Management & Operations

Build a business plan, learn from it

Posted on March 1, 2003 by Janna Starcic, associate editor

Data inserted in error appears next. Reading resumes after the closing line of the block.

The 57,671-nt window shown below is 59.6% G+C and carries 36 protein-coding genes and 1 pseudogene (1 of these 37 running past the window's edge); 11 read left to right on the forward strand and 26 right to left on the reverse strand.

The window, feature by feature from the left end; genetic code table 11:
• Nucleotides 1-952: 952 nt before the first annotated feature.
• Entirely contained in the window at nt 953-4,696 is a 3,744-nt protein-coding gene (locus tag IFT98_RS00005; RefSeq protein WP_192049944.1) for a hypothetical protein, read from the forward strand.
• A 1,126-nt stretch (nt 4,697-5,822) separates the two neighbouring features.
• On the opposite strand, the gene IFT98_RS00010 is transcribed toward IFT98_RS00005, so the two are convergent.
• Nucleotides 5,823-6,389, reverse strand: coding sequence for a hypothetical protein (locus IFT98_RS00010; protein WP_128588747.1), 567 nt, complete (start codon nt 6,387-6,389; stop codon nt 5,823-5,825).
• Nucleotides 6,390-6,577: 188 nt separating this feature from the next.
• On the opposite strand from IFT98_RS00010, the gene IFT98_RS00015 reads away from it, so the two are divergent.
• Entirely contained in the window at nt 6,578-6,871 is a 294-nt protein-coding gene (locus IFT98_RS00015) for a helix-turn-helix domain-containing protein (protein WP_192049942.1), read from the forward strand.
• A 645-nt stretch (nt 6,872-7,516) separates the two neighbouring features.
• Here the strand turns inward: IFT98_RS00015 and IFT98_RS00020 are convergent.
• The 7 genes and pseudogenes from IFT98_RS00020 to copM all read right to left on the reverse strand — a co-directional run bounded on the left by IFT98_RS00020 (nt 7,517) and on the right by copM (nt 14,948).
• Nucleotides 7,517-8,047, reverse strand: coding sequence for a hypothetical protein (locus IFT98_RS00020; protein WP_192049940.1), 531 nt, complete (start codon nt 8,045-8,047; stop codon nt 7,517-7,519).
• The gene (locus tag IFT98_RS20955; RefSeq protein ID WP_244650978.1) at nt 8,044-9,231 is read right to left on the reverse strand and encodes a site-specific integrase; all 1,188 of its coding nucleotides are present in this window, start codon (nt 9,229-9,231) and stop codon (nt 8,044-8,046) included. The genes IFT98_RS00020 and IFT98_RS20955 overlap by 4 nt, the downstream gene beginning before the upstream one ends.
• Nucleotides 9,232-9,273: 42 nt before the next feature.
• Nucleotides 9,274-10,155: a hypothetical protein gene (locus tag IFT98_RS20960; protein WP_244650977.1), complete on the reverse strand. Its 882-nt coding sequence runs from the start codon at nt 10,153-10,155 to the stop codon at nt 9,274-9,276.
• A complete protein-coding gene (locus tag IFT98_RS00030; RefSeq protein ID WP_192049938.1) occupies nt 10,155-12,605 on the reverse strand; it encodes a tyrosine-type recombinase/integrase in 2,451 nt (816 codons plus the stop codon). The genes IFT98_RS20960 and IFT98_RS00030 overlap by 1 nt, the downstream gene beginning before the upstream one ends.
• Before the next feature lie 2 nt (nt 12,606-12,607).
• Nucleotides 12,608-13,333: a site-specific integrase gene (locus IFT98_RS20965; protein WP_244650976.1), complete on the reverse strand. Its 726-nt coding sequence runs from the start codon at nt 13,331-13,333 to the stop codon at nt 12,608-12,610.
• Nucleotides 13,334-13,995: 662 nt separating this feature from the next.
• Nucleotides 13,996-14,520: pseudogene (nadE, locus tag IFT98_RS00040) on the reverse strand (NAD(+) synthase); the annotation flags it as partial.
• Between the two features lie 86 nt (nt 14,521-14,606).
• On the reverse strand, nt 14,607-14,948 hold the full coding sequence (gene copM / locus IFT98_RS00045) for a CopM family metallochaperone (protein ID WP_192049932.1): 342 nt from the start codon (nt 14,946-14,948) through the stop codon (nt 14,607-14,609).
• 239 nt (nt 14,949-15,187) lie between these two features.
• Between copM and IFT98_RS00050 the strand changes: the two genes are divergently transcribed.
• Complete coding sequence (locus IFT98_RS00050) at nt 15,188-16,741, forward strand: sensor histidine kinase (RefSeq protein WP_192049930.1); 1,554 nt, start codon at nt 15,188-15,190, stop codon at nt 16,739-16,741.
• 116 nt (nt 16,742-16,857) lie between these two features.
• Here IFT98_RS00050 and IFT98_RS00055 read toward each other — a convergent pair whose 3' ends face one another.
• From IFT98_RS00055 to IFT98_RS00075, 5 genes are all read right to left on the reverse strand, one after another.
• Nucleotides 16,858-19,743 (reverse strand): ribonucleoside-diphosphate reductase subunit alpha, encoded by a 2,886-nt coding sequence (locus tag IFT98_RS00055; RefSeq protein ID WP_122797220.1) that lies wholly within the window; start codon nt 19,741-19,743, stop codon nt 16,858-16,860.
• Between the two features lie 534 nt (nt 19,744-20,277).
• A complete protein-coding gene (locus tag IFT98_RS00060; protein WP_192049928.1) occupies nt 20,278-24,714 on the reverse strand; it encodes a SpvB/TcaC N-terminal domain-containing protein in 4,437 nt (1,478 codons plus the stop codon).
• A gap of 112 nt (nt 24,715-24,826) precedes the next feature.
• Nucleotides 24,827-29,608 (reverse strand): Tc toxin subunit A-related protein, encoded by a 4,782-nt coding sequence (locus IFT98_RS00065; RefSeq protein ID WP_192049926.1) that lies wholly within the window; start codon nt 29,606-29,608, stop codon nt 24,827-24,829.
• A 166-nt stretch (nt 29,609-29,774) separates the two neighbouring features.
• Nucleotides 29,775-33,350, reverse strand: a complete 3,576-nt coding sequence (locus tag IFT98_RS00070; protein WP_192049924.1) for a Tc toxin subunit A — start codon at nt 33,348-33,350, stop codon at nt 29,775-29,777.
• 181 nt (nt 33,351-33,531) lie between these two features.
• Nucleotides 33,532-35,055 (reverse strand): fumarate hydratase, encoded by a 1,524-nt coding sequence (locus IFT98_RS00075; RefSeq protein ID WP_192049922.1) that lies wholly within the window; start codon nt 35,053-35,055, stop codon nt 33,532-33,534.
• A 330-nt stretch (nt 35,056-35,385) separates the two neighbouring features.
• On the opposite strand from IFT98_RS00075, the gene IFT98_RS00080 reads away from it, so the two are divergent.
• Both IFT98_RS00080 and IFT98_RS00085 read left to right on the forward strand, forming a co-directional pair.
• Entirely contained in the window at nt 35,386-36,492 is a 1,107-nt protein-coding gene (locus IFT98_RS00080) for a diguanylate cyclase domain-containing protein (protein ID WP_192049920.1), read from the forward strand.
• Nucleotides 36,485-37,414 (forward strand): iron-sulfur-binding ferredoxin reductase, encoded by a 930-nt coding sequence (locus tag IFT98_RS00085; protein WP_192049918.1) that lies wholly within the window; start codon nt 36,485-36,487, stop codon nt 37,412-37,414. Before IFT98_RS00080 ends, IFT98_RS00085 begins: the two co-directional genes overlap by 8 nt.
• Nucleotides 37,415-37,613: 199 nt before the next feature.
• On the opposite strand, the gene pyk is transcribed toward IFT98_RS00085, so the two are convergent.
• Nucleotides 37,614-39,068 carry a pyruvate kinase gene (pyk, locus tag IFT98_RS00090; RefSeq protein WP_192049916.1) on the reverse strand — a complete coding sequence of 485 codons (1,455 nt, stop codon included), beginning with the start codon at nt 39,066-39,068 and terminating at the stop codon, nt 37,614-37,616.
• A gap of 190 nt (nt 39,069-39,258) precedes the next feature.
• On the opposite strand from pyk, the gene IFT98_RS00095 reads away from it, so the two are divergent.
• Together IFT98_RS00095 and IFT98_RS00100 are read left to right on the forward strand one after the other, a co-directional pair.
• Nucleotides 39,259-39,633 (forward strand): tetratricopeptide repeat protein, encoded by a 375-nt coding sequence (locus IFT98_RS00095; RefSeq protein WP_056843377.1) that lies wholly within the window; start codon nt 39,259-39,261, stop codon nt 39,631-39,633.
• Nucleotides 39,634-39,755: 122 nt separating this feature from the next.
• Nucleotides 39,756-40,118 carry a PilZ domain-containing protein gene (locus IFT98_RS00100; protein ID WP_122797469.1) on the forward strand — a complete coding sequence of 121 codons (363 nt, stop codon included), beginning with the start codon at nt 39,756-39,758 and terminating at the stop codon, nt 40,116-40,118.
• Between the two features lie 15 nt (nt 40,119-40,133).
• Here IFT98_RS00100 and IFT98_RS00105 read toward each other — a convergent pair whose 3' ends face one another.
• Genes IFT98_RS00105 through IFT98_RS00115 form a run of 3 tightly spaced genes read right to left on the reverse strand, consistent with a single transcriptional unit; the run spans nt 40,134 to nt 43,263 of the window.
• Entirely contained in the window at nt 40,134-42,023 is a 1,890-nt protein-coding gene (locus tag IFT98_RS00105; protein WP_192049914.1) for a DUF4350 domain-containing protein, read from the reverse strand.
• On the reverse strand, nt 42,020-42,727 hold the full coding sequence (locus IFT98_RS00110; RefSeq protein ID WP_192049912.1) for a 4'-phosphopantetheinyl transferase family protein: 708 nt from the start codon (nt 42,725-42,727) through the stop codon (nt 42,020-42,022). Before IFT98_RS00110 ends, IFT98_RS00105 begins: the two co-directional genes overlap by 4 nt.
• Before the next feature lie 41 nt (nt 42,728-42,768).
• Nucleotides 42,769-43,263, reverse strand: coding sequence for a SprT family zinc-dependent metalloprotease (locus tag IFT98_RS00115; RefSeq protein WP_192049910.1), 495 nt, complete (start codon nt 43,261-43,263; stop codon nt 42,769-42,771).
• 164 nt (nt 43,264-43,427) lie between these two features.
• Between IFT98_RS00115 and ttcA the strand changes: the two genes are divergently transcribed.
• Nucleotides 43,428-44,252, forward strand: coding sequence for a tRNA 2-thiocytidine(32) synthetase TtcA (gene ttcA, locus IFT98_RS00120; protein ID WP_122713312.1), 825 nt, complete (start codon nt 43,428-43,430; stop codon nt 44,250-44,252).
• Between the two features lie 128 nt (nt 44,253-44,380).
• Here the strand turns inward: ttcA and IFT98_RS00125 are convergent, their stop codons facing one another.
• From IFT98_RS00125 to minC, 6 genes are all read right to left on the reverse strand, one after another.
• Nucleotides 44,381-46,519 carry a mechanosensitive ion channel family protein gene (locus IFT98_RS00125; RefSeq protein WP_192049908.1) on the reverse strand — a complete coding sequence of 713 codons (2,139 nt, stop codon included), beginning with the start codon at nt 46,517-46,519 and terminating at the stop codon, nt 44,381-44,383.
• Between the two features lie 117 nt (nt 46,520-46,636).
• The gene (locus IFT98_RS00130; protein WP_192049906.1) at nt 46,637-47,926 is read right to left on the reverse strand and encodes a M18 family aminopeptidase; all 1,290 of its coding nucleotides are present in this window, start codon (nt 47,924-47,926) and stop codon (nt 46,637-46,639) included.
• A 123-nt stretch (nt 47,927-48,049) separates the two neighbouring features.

Developing a business plan is not only a requirement for a bank loan — it’s also a prerequisite for achieving long-term goals and success. Whether success means purchasing two additional coaches or expanding your tour business by 50%, small and medium-sized companies can follow the lead of Fortune 500 companies that use this tool. Less than 5% of U.S. companies have a written business plan. But all of the Fortune 500 companies have them, says Gene Siciliano, president and founder of Western Management Associates, dba Your CFO For Rent®. Though dwarfed by Fortune 500 corporations, small businesses should emulate their larger counterparts and put together a business plan if they haven’t already. A high debt load and strong price-based competition makes a business plan essential for motorcoach operators. “When you get in that environment, you cannot afford false starts,” Siciliano says. “You cannot afford to run your business by trial and error.” Sitting down and thinking about what the goals of your company are is an important step in achieving those goals. “That’s the whole power of planning,” Siciliano says. Making financial sense There are key steps to take before developing a business plan. It is important to first make financial sense of your business and make a list for your goals. “Lay out all of the goals that you wish to accomplish and put a price tag next to them,” Siciliano says. “It’s important to find a way to connect the budget dollars to the things we are going to do.” There are two categories to budget: fixed costs such as rent, phone bills and salaries, and money spent to grow the business, like funding for a new coach or for relocation. It will be more difficult, obviously, to budget for the latter category. The business plan and budget go hand in hand. Building your plan Once you have your budget laid out, you can begin the process of building your business plan. It’s important to focus on only one or two goals — three maximum. “People tend to lay out a lot of goals for themselves, and it’s only a dream until you take action,” Siciliano says. “It’s far better to have one or two goals that you achieve than 10 goals you don’t.” The essence of the business plan takes one main goal, which is broken down into successive smaller goals. These smaller goals are then broken down even further, until you reach goals that can be accomplished in the short term. “Once you get down to the last row of actions, you ask yourself if they are things that you can start doing today,” Siciliano says. “That’s when you know your plan is complete.” As an example of the business plan, Siciliano uses an imaginary company with eight coaches and gives it an arbitrary goal of attaining $1.5 million in revenue by December 2007. This goal is then broken down into three actions: increase charter service 50% by December 2006, increase tour service 50% by June 2004 and add scheduled service in 2005. In order to attain those goals, each are broken down again. Choosing one, the increase in tour service is broken down into: forming a strategic alliance, hiring a tour marketing manager and developing marketing tools. These are then broken down again, until you have reached actions that can be achieved today, such as placing an ad for the marketing manager position. “Things in the bottom layer [of the plan] will get you to achieve things in the next layer. Those in turn will get you to your goal,” Siciliano says. Once a plan is assembled, business owners should make putting resources toward these goals an everyday objective. Plans should be looked at annually for revision purposes. Smaller businesses should review business plans quarterly. One last step in the process involves comparing budget results with goals. Questions that may arise: Why the difference? What should we do now? What are we learning? “There is no such thing as a successful or unsuccessful business plan, but there is successful and unsuccessful implementation,” Siciliano says. In addition to books and software, business planning tools are available from the Small Business Administration, which can be reached online at www.sba.gov or by phone at (800) U-ASK-SBA.

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